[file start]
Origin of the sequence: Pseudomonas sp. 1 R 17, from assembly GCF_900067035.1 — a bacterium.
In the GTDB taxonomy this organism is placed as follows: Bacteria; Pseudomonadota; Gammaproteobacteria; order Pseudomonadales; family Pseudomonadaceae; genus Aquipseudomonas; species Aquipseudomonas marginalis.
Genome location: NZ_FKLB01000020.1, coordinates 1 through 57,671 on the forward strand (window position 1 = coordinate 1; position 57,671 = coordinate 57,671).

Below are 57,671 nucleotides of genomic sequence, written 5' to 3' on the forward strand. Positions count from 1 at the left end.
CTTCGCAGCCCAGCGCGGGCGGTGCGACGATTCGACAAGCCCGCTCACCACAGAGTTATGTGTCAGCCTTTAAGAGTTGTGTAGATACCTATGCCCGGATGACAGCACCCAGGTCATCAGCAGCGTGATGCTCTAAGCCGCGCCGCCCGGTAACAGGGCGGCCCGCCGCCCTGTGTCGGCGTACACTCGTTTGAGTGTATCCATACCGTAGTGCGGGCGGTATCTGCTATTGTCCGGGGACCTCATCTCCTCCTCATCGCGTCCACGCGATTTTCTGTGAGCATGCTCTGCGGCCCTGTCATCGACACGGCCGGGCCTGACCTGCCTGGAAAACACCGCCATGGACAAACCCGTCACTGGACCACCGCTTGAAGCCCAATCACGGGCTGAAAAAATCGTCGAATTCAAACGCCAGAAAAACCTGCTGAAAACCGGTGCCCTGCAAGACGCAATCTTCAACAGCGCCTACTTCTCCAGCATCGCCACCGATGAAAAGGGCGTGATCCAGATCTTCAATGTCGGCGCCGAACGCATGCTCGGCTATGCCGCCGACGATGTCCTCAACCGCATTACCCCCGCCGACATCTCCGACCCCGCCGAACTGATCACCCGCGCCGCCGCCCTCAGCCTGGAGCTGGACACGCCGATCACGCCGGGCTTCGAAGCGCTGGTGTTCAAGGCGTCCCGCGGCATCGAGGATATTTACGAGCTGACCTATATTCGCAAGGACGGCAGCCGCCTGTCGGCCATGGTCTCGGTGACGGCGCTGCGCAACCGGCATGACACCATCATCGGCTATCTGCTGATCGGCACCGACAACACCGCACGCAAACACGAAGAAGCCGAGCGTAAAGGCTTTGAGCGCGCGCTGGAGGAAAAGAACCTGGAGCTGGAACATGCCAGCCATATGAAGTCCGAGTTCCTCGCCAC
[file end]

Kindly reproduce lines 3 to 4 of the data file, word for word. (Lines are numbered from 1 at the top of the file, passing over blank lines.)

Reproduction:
Genome location: NZ_FKLB01000020.1, coordinates 1 through 57,671 on the forward strand (window position 1 = coordinate 1; position 57,671 = coordinate 57,671).

Below are 57,671 nucleotides of genomic sequence, written 5' to 3' on the forward strand. Positions count from 1 at the left end.